Roswell and the soul killers of Hiroshima
In one of the most popular UFO mythologies, the US government supposedly recovered the remains of a crashed UFO along with its alien passengers near Roswell, New Mexico in July 1947.
The Roswell incident began when a rancher reported to the local sheriff that he had found the remains of what might be a "flying saucer." The sheriff then contacted military authorities at Roswell Army Air Field, who sent three people to recover the wreckage. On July 8, the public information office at Roswell AAF made the astonishing announcement that the remains of a "flying disc" had been recovered. However, the next day, the military recanted, reporting the wreckage was simply that of a weather balloon.
The Roswell event faded in the media until 1978 when a UFO researcher found witnesses who upheld the original "flying disc" report. Interest in the story further increased with the 1997 release of film purporting to show the autopsy of an alien recovered in the Roswell UFO crash. The Roswell incident and the alleged autopsy became the grist for several TV shows and movies, and innumerable conspiracy theories.
I don't believe that an actual flying saucer crashed in New Mexico. However, I do believe that the Roswell story persists in the public imagination because it represents an effort by the collective unconscious (spirit world) to convey an important message to the collective conscious in our material world. As in any mythology, the truth will be found in pursuing the metaphor, not the literal facts. A flying saucer is a medium for conveying a message from space (the heavens) to earth (the material world). The "alien" is a spirit or soul who, near Roswell, crashed and died. The purpose of an "alien autopsy" is to determine the cause of death. What, then, could kill a soul?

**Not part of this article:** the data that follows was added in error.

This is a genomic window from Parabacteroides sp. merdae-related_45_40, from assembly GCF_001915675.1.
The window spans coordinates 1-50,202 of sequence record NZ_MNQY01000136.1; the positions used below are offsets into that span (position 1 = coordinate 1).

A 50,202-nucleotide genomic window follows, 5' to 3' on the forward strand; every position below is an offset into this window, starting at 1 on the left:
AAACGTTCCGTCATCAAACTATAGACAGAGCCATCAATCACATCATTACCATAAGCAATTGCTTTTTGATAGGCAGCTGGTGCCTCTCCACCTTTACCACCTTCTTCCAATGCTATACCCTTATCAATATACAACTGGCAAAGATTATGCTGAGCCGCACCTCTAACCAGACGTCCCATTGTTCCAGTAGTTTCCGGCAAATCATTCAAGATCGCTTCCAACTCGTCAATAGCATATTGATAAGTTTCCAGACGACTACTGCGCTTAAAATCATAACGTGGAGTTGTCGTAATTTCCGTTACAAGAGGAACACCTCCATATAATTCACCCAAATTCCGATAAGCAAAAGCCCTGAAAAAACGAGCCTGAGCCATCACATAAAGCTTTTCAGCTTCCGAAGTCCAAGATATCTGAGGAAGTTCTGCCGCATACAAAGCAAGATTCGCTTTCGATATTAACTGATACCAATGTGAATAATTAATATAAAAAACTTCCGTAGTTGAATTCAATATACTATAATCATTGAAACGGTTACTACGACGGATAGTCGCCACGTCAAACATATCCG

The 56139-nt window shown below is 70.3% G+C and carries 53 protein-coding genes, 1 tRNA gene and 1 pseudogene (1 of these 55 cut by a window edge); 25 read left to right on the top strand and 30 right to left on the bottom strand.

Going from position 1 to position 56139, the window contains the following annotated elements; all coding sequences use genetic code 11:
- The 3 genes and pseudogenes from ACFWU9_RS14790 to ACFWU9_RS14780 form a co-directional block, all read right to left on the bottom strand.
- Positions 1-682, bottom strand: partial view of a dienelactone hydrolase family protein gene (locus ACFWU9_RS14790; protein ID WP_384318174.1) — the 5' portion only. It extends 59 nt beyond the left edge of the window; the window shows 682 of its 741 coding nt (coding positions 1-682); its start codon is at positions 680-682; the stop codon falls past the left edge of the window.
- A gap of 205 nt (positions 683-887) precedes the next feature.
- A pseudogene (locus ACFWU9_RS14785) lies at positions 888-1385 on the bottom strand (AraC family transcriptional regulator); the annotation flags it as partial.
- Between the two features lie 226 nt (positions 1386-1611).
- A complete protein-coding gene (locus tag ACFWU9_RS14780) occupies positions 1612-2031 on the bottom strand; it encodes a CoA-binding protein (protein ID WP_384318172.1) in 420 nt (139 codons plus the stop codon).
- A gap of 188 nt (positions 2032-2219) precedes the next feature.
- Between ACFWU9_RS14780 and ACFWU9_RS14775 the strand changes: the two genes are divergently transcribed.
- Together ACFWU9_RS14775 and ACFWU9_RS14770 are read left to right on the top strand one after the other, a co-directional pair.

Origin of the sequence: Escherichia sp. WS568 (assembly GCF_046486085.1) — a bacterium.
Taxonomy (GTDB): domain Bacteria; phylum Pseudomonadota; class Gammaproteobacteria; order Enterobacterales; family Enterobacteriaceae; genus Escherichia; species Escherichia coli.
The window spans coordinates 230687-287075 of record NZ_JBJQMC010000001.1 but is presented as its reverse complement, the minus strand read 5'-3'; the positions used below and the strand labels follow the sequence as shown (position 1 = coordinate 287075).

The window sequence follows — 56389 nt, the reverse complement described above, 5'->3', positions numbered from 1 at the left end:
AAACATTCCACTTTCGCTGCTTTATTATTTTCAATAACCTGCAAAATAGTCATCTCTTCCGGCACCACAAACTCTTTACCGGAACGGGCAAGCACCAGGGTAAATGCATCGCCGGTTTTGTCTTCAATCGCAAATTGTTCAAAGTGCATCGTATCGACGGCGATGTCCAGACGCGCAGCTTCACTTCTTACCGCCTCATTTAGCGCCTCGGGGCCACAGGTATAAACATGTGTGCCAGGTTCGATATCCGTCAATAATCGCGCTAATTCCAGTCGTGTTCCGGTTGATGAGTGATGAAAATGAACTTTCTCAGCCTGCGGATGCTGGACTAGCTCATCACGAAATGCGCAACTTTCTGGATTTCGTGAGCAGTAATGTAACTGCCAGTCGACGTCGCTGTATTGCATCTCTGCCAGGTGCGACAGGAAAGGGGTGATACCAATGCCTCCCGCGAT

The commonly held belief is that the soul is separate from the material world, yet is somehow connected to the body. Some cultures believe that the soul leaves the body during dreams. Most religions hold that the soul leaves the body at the time of death and enters a spiritual realm (some kind of heaven, hell or purgatory), and, as some believe, is reincarnated in another body.
If the soul occupies or is somehow connected to the body, can it truly be non-material? Is it perhaps just as likely that the soul is a form of matter and/or energy that exists beyond our current comprehension? Maybe the soul exists in another dimension. In any case, a material soul is vulnerable to material destruction.
Ordinarily, death does not a pose a threat to the existence of the soul. Even when death is swift and violent, as in a conventional explosion, destruction may occur at a molecular level, but a soul that existed at the atomic or subatomic level might remain intact. But what if death was so fast and furious that it destroyed all patterns of energy and matter? Under what circumstances would such a death occur? We need only look back at Roswell and heed the real estate maxim: What is important is "location, location, location." Roswell is in New Mexico, home of the first atomic bomb test. Here then is a kind of deadly force that could destroy souls.